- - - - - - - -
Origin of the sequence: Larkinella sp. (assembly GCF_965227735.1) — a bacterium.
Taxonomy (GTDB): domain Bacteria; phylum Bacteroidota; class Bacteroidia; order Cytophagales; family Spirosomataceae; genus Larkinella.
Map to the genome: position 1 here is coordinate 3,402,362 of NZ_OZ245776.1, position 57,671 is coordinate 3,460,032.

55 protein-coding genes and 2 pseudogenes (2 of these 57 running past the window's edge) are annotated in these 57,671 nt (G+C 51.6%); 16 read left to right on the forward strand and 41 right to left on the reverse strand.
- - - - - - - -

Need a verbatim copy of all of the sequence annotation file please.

Origin of the sequence: Larkinella sp. (assembly GCF_965227735.1) — a bacterium.
Taxonomy (GTDB): domain Bacteria; phylum Bacteroidota; class Bacteroidia; order Cytophagales; family Spirosomataceae; genus Larkinella.
Map to the genome: position 1 here is coordinate 3,402,362 of NZ_OZ245776.1, position 57,671 is coordinate 3,460,032.

55 protein-coding genes and 2 pseudogenes (2 of these 57 running past the window's edge) are annotated in these 57,671 nt (G+C 51.6%); 16 read left to right on the forward strand and 41 right to left on the reverse strand.